I didn’t feel like tagging along with these two Serb nationalists the entire trip, so in a small town around twenty kilometers from Belgrade I found a railway station and boarded a train heading south. The train was full and I only managed to find space in the corridor, next to the toilet. The door hung off its hinges and it stank  of piss. Sitting on my rucksack I got in a conversation with a  Serbian student named Miloš, who also wanted to know what I was doing in Serbia. Miloš liked it when I said I was here visiting monasteries. He was full of suggestions and asked for my map, circling the monasteries I had to visit. 

“You must go to Ostrog,” said Miloš. “It is the most beautiful monastery in Yugoslavia. With my girlfriend I was there and I remember very well fucking her  under the stars. It was a night to remember.”

The train rolled on through the green countryside.  Heavy clouds were gathering. 

A man came up to us. He was drunk, staggered along the corridor and up close he reeked of rakija. He said something to me which I didn’t understand. 

“He wants some of your water,” said Miloš.

I gave him my water, he gulped it down avidly  and threw the empty bottle out the window. 

Lighting flashed. Thunder boomed. 

“Who are you and what are you  doing in Serbia?” the man wanted to know. 

“He is visiting monasteries,” said Miloš.

 The man embraced me and gave me three rakija infused kisses on the cheeks.

“You are searching for God,” he said.  

Then the ticket controller came along and I paid  for my ticket, but the drunk had no ticket. 

“I am a poor refugee from Kosovo, who has been driven from his home by Albanian Šiptars. I have nowhere to live,” he said.

The controller waved his hand and let him go. Which ticket controller on a train in the West would relent in the face of a similar hard-luck story? I wondered. It impressed me how ready the Serbs were to bend the rules. How different they were from the Germans.

The man sat down next to us and, breathing fumes, explained what he had lived through in Kosovo. The Albanians had come and plundered his house. He saw them lug a barrel of slivovitz from the basement. He was sad and he had to laugh at the same time. Here they were, Muslims allegedly, and they were taking his rakija. Then they hoisted an Albanian flag from the chimney. He went to Belgrade and was homeless, sleeping in the train station in the middle of January.

“Sretan put i pazi na sebe,” the man said. Bon voyage and watch out for yourself.

After about an hour we arrived in Aranđelovac. This was my stop; from here I would go to Topola. Miloš got out here as well. He would bring me to a hotel where he knew the receptionist. It was dark now as we walked across a badly-lit park. Miloš took out a cigarette and chucked the empty packet on the grass. 

“It is dangerous walking in Serbia alone,” he said, “especially at night.”

“Yes?” I said.

“Are you  not afraid to being here alone?”

“No,” I said. “Should I be?”

I thought of the Gypsies. In Prague, where I had lived for four years, and where slandering the Gypsies was  a national sport, the Czechs had done their best to alarm me about them. Gypsies would rob you for ten cents, they said. Never trust a Gypsy, they admonished me.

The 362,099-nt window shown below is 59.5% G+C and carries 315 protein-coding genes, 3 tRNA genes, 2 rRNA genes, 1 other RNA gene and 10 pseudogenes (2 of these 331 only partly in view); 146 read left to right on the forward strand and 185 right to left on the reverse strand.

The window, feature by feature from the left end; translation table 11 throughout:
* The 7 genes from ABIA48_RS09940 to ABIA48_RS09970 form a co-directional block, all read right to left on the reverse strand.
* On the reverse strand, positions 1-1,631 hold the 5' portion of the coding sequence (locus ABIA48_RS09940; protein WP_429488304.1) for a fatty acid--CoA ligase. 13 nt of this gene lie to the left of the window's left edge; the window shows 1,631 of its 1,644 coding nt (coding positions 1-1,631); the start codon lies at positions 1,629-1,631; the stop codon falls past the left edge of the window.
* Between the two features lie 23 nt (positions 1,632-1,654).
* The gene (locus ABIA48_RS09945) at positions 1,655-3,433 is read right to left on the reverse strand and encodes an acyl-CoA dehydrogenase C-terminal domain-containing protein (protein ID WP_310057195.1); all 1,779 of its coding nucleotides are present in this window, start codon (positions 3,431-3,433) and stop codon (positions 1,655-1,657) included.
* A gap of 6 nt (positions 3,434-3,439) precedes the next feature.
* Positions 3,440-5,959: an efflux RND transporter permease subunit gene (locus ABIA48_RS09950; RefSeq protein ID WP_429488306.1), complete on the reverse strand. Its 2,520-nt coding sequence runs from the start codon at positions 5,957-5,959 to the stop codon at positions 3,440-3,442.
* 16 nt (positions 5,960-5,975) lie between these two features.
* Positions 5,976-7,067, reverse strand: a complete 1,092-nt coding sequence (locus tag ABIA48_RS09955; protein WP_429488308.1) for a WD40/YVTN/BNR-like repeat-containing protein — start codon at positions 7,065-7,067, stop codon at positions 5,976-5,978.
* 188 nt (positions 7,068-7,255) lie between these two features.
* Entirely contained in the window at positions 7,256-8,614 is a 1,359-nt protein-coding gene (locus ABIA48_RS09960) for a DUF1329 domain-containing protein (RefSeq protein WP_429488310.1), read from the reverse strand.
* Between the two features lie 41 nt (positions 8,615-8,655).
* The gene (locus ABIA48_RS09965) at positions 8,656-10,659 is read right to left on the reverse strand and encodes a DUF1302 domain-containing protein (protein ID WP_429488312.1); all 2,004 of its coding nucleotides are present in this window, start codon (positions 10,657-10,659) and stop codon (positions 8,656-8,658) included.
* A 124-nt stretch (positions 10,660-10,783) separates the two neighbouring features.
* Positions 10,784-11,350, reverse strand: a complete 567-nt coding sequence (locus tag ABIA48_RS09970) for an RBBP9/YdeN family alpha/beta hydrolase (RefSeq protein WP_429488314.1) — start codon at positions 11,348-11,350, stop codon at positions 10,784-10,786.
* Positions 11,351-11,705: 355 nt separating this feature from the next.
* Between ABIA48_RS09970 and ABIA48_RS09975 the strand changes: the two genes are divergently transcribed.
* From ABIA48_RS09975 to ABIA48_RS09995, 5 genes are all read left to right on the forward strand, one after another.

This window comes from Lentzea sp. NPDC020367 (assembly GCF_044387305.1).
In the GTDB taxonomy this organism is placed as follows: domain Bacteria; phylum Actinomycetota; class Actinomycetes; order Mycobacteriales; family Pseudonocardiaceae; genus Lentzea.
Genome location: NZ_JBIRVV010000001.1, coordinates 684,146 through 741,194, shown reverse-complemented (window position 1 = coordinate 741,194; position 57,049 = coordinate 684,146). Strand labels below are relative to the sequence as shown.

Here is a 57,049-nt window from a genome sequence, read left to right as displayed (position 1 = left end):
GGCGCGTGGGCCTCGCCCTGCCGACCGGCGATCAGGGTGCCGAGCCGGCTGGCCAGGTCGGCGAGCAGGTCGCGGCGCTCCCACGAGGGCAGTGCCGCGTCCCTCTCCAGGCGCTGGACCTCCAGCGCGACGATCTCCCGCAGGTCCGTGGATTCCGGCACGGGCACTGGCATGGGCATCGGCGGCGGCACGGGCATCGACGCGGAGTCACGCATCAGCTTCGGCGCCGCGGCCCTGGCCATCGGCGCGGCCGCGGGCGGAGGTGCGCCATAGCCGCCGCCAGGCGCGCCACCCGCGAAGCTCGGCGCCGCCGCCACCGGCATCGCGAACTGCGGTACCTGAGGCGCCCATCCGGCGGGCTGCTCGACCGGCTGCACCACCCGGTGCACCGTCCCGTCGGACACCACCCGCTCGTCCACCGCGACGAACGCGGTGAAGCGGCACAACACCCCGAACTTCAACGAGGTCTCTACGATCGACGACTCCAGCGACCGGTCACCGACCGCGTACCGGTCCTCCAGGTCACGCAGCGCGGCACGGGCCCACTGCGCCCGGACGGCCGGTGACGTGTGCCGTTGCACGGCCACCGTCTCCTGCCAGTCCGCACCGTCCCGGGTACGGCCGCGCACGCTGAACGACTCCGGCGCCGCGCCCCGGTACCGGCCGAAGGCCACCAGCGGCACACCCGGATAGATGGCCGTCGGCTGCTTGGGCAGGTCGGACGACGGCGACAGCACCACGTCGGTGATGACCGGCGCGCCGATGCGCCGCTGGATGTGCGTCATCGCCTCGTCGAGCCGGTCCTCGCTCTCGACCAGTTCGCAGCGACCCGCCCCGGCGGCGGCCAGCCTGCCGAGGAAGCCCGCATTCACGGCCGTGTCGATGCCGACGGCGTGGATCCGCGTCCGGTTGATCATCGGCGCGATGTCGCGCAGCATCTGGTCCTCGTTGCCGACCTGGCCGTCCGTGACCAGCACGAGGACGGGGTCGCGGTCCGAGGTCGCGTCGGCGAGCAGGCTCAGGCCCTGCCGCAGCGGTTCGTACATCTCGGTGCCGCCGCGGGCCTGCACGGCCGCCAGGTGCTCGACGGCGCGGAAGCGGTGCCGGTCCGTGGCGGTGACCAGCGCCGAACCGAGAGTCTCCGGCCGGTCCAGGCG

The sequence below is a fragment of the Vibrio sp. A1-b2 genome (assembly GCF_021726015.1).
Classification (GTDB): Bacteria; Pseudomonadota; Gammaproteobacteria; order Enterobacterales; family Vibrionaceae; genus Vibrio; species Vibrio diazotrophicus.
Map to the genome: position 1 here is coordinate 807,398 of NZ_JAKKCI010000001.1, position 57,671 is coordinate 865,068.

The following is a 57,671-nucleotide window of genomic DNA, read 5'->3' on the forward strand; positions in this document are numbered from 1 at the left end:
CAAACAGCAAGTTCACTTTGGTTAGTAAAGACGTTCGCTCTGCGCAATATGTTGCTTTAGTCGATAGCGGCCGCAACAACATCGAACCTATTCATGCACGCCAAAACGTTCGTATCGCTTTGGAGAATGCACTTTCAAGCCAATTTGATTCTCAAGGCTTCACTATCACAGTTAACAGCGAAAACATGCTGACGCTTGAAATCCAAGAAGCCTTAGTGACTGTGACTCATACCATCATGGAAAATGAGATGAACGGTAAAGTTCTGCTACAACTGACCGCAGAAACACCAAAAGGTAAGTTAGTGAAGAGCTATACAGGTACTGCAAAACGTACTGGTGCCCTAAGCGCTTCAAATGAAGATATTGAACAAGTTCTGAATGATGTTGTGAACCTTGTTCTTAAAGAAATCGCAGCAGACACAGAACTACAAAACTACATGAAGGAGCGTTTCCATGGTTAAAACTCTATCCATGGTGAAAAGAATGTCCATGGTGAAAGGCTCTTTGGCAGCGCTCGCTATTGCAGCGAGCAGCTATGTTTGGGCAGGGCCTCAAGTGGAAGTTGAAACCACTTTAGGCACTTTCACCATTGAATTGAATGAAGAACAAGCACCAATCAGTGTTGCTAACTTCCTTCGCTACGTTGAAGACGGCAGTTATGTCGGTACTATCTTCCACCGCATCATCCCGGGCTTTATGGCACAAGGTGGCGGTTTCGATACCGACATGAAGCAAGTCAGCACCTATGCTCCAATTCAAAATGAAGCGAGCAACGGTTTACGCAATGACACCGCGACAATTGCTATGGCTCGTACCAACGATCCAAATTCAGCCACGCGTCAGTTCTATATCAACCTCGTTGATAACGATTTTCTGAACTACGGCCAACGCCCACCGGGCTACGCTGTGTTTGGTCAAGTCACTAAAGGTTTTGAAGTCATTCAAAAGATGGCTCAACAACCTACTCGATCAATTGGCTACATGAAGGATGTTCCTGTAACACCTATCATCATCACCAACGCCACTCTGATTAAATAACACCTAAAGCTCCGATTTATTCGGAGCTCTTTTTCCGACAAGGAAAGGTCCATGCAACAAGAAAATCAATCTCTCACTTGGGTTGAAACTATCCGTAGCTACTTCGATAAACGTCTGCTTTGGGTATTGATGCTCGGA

“Maybe I should be careful of the Gypsies,” I said.

In much of Eastern Europe – in Czech Republic, Slovakia, Hungary – shopping malls, promenades, smart bars and cafes were off-limits to the Roma, the threat of skinhead violence combined with the simmering contempt of the masses forcing them into a kind of liminal shadow existence, where their only option was to fall into a life of crime. Serbia, it seemed, for all its mad nationalism, appeared to be more accommodating.

“No man, we have the Gypsies under control,” said Miloš. “We have been living in peace with the Gypsies for centuries. You don’t must be afraid of no Gypsies.”

We walked on in silence. Looking for some easy conversational theme, I asked Miloš: ‘”What do you think about Radovan Karadžić?”

“What do you in America think of Radovan Karadžić?” said Milos.

“We don’t like him all that much,” I said.

“We also don’t like him,” said Miloš. “Not much.”  

The subject was dropped for the time being. We passed a playground where youths shot hoop under dim street lights. Miloš  pointed out a tree bedecked with flowers where a couple days earlier a young man had crashed his car, killing himself and two others. Finally we arrived at the hotel next to a café blaring loud folk music, the exterior of which was plastered with posters of third rate narodna folk singers. 

Miloš could not persuade the receptionist to give me a special deal, but it didn’t matter, the rooms were no more than twenty euro. But very seedy. Like in many crummy Yugo hotels the bathroom facilities were filthy and inadequate and there was no proper shower, just a hose over the toilet. Tired from a long day of walking I lay on my bed and stared at the water stain on the ceiling while listening to the loud turbo-folk music blaring from the cafe next door and young people hooting with laughter and bawling out the lyrics to the schlager hits in voices slurred by drink. All night the music throbbed and the kids hollered. People liked music in Serbia, and they liked it LOUD.